Event #66: $777 LUCKY SEVENS No-Limit Hold’em
Unsurprisingly, given the huge field of 4,422 players, the inaugural $777 LUCKY SEVENS event will go into a fourth day of play, with just 10 players remaining.
David Yu has the chip lead, but there is little separating the top three players. Fourth on the leaderboard is Matt Matros, the only former bracelet winner left in the event. He has three WSOP victories to his name, one each in 2010, 2011 and 2012.
Faraz Jaka has almost $5 million in live tournament winnings, but as yet no WSOP bracelet. He is relatively short-stacked in 7th place.
The players who return to play for the bracelet will be looking at the possibility of some big payouts, despite the comparatively low buy-in for this event. First prize will be $487,784 and the top five finishers will all earn over $100,000.
Event #67: $10,000 Dealers Choice Championship
The only bracelet of the day went to Quinn Do, a Californian poker pro born in Vietnam. The win gave him his second gold bracelet and prize money of $319,792.
Do won the $10,000 Dealers Choice Championship against a final table absolutely packed with dangerous opponents. Two time bracelet winner Rep Porter finished in second place, and four-time bracelet winner Jeff Madsen was third.
Adam Friedman, David Benyamine and Paul Volpe were all at the final table looking to win a second WSOP bracelet, and David Chiu who finished 9th was attempting to win his fifth.
Quinn Do’s strategy for breaking through such a star-packed filed was not to choose his best games, but choose games at which he though his opponents played poorly.
“On Day One, I noticed that some of the players did not play some games very well, so I called those games,” Do said. “I kept with that strategy. It was working, so why change it?”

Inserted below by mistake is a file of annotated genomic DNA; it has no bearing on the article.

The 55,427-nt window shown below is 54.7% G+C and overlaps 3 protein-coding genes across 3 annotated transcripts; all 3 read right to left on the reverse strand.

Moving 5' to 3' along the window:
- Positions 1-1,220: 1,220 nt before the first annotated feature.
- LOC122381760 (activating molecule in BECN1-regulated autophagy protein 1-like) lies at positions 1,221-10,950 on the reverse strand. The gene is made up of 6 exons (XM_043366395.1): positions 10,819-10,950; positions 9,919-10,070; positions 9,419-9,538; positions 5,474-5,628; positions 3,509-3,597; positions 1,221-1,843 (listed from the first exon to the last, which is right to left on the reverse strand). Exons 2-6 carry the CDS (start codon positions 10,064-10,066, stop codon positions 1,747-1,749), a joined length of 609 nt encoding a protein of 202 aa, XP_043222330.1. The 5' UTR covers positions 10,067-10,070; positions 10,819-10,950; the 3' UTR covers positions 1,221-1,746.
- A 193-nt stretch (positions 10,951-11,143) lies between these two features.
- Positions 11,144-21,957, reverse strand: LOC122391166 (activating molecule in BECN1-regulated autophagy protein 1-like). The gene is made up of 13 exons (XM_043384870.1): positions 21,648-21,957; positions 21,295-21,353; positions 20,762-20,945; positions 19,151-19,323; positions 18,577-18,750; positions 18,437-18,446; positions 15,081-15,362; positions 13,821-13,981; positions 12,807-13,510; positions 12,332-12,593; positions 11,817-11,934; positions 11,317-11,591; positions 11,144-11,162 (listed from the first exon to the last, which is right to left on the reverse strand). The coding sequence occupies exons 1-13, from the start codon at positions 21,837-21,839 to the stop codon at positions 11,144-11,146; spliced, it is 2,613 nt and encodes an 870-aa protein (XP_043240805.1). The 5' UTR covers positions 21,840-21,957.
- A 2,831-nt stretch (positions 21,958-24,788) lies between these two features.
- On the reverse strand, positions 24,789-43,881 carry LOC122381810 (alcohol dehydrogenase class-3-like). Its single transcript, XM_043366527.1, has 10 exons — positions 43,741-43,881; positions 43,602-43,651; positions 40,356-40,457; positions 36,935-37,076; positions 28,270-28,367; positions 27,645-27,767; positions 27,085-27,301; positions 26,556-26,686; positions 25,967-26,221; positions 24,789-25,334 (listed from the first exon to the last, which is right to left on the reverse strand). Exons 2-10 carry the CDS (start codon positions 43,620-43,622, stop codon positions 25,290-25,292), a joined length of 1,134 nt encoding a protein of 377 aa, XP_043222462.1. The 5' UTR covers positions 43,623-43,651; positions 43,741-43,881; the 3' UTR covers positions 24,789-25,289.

He was exhilarated by his win. “Winning this gold bracelet was better than the first,” Do said. “This one was for Mixed Games which is something I have worked on for a long time. I spent ten years playing these games so to come here and win for this event is really better for me.”
Event #68: No-Limit Hold’em MAIN EVENT
Sunday provided the first day of the WSOP 2015 Main Event, the one poker tournament each year that guarantees mainstream media coverage.
This year the prize structure has changed. Gone is the guaranteed $10 million for first place, replaced by a structure that should ensure that at least 1,000 players go home with a profit.
As long as there are more than 5,000 total entries, the top 1,000 finishers will all leave with at least $15,000 in prize money. The largest Main Event field of 8,773 was in 2006 when Jamie Gold won the bracelet and $12 million in first place winnings.
The first starting day of this year’s event attracted 741 players, 481 managing to keep enough chips to survive until Day 2. This year’s winner of event #11, William Kakon is on top of the leaderboard having acquired a stack of 152,325 chips.
The honor is a dubious one—the player at the top of the leaderboard on Day 1A is rarely able to sustain his position to reach the final table. Last year was a notable exception when Day 1A chip leader Martin Jacobson went on to win the most desirable title in poker.
The first starting day is usually the one which attracts the fewest entries, but even so, plenty of top name players were in attendance at the tables. Jonathan Duhamel won the Main Event in 2010, and finished the day with 82,700 chips, and last year’s Main Event third place finisher Jorryt van Hoof is running good with a stack of 90,650.
Play will continue until July 14, when the final table and the players who will form this year’s November Nine will be set.